Hailed as one of the most beautiful palaces in all of Europe, the Park and National Palace of Pena, is one of Portugal’s seven wonders and is also a UNESCO World Heritage Site. Built in 1854, the Park and National Palace of Pena boasts an eclectic mix of styles, including the neo-Gothic, Manueline, Islamic and Renaissance styles of architectural design. Its surrounding park is equally as lush, being home to various specials of flora from every continent. Planning to see the park and palace? Be sure to get yourself some skip-the-line tickets, so that you can enter without having to deal with long lines and waiting times.
Park and National Palace of Pena Entrance Ticket86reviews
7. Church of Sao Roque
Also known as the Igreja de São Roque, the Church of Sao Roque is among the first Jesuit churches in the world. It is composed of eight chapels, most of which were built in the early 17th century, in the baroque style. Dedicated to the patron saint of victims of the plague, the church also served as a shrine to the relics of Saint Roch, which were sent to Lisbon at a time when the city was being ravaged by the disease. Today, the Church of Sao Roque remains an important shrine among the Catholic faithful in Portugal, as well as a notable heritage building in the nation’s capital.
Church of Sao Roque
Address: Largo Trindade Coelho, 1200-470 Lisboa, Portugal
8. Bolsa Palace
The Palacio da Bolsa, or the Stock Exchange Palace, is another important historical and administrative building in the country. Located in the city of Porto, the palace was constructed in the 19th century in order to serve as a venue where traders can hold open discussions, as well as to serve as the association’s headquarters. Made in the neo-classical and neo-palladian styles, the palace was declared a national monument in 1982. Besides serving as the headquarters for the Associação Comercial do Porto, Bolsa Palace is also one of the most visited architectural sites in Portugal today, attracting more than 300 thousand visitors, every year.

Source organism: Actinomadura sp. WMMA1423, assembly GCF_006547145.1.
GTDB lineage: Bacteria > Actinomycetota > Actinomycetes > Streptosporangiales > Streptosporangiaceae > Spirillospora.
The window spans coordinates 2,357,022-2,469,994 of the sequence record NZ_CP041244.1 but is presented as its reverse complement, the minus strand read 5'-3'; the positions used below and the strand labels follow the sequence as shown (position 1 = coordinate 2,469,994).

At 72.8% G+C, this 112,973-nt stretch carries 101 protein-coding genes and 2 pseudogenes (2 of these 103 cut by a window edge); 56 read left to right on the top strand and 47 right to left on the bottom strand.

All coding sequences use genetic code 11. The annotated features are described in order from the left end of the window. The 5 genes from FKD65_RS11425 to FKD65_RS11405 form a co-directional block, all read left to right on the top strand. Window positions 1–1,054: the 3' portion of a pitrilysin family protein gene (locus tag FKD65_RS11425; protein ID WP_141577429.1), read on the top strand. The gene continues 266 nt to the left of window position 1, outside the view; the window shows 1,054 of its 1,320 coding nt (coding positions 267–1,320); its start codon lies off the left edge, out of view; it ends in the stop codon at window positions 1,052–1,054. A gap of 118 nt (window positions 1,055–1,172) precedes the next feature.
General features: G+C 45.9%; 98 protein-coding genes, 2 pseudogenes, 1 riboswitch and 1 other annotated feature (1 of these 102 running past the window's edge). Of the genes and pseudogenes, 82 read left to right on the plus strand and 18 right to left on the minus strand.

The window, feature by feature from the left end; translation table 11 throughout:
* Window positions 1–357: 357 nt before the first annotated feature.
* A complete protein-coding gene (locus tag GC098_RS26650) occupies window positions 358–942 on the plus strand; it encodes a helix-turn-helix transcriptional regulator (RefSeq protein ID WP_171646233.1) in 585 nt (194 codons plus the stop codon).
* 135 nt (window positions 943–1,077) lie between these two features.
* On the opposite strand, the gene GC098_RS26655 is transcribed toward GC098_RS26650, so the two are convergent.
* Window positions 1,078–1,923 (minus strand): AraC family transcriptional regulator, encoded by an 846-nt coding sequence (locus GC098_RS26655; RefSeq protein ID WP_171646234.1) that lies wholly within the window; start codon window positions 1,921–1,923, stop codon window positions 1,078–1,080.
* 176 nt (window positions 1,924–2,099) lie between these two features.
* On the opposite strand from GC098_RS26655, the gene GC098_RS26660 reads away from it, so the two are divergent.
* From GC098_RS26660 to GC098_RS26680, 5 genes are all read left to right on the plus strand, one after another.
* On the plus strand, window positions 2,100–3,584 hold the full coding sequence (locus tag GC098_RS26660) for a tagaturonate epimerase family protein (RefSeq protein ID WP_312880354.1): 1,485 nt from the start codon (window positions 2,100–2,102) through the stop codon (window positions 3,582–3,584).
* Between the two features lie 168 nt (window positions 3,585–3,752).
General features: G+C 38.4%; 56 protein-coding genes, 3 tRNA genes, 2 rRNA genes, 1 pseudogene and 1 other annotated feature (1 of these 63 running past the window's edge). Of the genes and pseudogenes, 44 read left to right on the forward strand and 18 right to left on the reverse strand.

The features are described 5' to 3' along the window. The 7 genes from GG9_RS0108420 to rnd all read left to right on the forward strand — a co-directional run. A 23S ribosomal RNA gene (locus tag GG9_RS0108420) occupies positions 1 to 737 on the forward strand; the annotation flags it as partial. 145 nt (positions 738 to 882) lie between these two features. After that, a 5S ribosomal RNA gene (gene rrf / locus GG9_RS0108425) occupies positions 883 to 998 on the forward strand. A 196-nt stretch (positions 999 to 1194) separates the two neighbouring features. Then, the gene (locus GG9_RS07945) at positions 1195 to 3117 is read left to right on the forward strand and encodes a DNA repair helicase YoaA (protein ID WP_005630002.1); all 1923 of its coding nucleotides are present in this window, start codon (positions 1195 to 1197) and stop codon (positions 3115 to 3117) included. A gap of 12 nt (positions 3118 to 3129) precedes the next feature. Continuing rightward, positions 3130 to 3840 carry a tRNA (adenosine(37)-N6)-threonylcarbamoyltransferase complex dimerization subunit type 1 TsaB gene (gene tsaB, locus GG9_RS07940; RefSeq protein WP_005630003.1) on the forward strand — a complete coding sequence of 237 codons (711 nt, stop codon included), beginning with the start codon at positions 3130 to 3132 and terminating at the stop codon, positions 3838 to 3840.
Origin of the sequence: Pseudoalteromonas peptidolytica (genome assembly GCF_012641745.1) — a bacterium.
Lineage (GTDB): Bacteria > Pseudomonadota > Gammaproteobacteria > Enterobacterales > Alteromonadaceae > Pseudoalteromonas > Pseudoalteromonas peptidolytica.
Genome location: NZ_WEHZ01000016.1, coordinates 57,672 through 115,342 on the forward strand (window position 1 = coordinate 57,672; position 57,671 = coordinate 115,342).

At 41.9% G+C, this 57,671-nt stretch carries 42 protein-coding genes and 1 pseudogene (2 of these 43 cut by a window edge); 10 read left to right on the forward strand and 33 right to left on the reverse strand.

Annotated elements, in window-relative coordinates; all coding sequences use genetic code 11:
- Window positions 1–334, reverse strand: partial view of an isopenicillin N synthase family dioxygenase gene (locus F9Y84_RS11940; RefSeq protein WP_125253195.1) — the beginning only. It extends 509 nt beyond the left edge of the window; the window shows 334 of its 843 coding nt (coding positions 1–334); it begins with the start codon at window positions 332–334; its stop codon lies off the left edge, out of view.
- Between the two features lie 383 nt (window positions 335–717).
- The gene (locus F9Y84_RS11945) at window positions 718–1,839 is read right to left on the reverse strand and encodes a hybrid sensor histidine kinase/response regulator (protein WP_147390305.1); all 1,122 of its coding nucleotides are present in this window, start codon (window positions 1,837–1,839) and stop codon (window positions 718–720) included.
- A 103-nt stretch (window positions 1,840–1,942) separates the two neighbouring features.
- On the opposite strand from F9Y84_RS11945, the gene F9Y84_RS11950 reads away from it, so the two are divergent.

Address: R. de Ferreira Borges, 4050-253 Porto, Portugal
Website: Bolsa Palace
Opening hours: 9am - 6:30pm (daily)
9. Alcobaça Monastery
Founded in 1153 by Afonso I - the first Portuguese king - in celebration of his victory over the Moors, the Alcobaça Monastery was one of the first Gothic buildings in the country. Along with the Augustinian Monastery of Santa Cruz in Coimbra, it is also considered to be one of the most important medieval monasteries in the country, and was declared a UNESCO World Heritage Site in 1989. Inside the monastery, one can find plenty of intriguing details, such as life-like sculptures depicting the lives of the saints, splendidly decorated tombs, and of course, stunning architectural features.
Address: 2460-018 Alcobaça, Portugal
Opening hours: 9am - 7pm (daily)
Officially called the Tower of St. Vincent, the Tower of Bellem is a fortification that has stood since the early 16th century. Made of ivory and limestone, the tower was important for explorers as a point of embarkation, as well as a gateway to Lisbon. It is also a prime example of the country’s distinct Manueline style, having been built at the peak of the the Portuguese Renaissance. Excited to explore the Tower of Belem? Be sure to get yourself a fast track ticket, so that you can have direct access to it, without having to wait in line.
Lisbon: Belém Tower Entrance Ticket
Discover Portugal's architectural gems
Spanning various centuries and styles, Portugal’s architectural gems are a testament to the country’s long history, as well as its rich and colorful culture. There is no limit to the wonders that you can discover when you visit the country’s architectural treasures. We hope that this list guides you through the ones that you wouldn’t want to miss out, on your next trip to this beautiful country.